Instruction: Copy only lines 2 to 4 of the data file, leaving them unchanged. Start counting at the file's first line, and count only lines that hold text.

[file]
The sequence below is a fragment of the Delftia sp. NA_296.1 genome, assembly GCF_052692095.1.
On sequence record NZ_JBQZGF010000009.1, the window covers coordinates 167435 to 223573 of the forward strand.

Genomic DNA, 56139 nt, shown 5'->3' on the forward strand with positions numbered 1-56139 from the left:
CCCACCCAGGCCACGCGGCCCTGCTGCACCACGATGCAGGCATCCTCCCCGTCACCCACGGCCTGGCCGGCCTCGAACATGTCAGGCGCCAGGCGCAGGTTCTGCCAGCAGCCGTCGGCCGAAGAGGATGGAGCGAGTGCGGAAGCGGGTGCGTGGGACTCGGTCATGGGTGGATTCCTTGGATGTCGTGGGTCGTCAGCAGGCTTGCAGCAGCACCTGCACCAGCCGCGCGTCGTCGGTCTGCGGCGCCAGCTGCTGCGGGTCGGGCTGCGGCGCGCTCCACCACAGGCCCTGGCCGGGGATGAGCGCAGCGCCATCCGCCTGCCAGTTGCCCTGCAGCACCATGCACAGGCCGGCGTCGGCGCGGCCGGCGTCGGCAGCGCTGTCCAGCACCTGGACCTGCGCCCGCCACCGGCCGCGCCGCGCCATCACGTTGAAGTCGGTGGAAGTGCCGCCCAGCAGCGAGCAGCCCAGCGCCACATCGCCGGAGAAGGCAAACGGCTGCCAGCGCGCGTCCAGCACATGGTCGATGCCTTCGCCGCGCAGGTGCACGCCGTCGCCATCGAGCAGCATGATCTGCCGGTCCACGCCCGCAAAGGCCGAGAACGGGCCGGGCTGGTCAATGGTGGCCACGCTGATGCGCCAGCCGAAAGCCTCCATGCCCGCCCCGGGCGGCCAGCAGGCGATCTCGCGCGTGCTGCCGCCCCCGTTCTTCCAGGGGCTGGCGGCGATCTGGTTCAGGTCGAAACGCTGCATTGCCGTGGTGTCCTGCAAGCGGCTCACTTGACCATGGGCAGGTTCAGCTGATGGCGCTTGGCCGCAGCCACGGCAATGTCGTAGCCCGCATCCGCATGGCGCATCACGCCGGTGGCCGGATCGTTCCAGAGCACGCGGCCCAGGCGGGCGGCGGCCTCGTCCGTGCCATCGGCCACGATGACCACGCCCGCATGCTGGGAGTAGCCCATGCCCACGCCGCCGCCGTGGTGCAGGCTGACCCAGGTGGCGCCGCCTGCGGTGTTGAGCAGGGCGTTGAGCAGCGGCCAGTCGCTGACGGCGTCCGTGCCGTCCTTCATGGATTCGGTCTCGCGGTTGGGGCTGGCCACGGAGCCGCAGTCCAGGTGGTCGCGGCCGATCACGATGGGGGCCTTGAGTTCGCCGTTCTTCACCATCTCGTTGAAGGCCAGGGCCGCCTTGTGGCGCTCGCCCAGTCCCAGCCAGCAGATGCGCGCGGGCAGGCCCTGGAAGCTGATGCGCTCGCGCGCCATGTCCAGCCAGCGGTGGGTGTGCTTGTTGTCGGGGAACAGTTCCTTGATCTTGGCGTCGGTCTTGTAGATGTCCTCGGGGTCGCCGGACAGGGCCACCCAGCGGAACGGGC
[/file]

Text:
On sequence record NZ_JBQZGF010000009.1, the window covers coordinates 167435 to 223573 of the forward strand.

Genomic DNA, 56139 nt, shown 5'->3' on the forward strand with positions numbered 1-56139 from the left:
CCCACCCAGGCCACGCGGCCCTGCTGCACCACGATGCAGGCATCCTCCCCGTCACCCACGGCCTGGCCGGCCTCGAACATGTCAGGCGCCAGGCGCAGGTTCTGCCAGCAGCCGTCGGCCGAAGAGGATGGAGCGAGTGCGGAAGCGGGTGCGTGGGACTCGGTCATGGGTGGATTCCTTGGATGTCGTGGGTCGTCAGCAGGCTTGCAGCAGCACCTGCACCAGCCGCGCGTCGTCGGTCTGCGGCGCCAGCTGCTGCGGGTCGGGCTGCGGCGCGCTCCACCACAGGCCCTGGCCGGGGATGAGCGCAGCGCCATCCGCCTGCCAGTTGCCCTGCAGCACCATGCACAGGCCGGCGTCGGCGCGGCCGGCGTCGGCAGCGCTGTCCAGCACCTGGACCTGCGCCCGCCACCGGCCGCGCCGCGCCATCACGTTGAAGTCGGTGGAAGTGCCGCCCAGCAGCGAGCAGCCCAGCGCCACATCGCCGGAGAAGGCAAACGGCTGCCAGCGCGCGTCCAGCACATGGTCGATGCCTTCGCCGCGCAGGTGCACGCCGTCGCCATCGAGCAGCATGATCTGCCGGTCCACGCCCGCAAAGGCCGAGAACGGGCCGGGCTGGTCAATGGTGGCCACGCTGATGCGCCAGCCGAAAGCCTCCATGCCCGCCCCGGGCGGCCAGCAGGCGATCTCGCGCGTGCTGCCGCCCCCGTTCTTCCAGGGGCTGGCGGCGATCTGGTTCAGGTCGAAACGCTGCATTGCCGTGGTGTCCTGCAAGCGGCTCACTTGACCATGGGCAGGTTCAGCTGATGGCGCTTGGCCGCAGCCACGGCAATGTCGTAGCCCGCATCCGCATGGCGCATCACGCCGGTGGCCGGATCGTTCCAGAGCACGCGGCCCAGGCGGGCGGCGGCCTCGTCCGTGCCATCGGCCACGATGACCACGCCCGCATGCTGGGAGTAGCCCATGCCCACGCCGCCGCCGTGGTGCAGGCTGACCCAGGTGGCGCCGCCTGCGGTGTTGAGCAGGGCGTTGAGCAGCGGCCAGTCGCTGACGGCGTCCGTGCCGTCCTTCATGGATTCGGTCTCGCGGTTGGGGCTGGCCACGGAGCCGCAGTCCAGGTGGTCGCGGCCGATCACGATGGGGGCCTTGAGTTCGCCGTTCTTCACCATCTCGTTGAAGGCCAGGGCCGCCTTGTGGCGCTCGCCCAGTCCCAGCCAGCAGATGCGCGCGGGCAGGCCCTGGAAGCTGATGCGCTCGCGCGCCATGTCCAGCCAGCGGTGGGTGTGCTTGTTGTCGGGGAACAGTTCCTTGATCTTGGCGTCGGTCTTGTAGATGTCCTCGGGGTCGCCGGACAGGGCCACCCAGCGGAACGGGC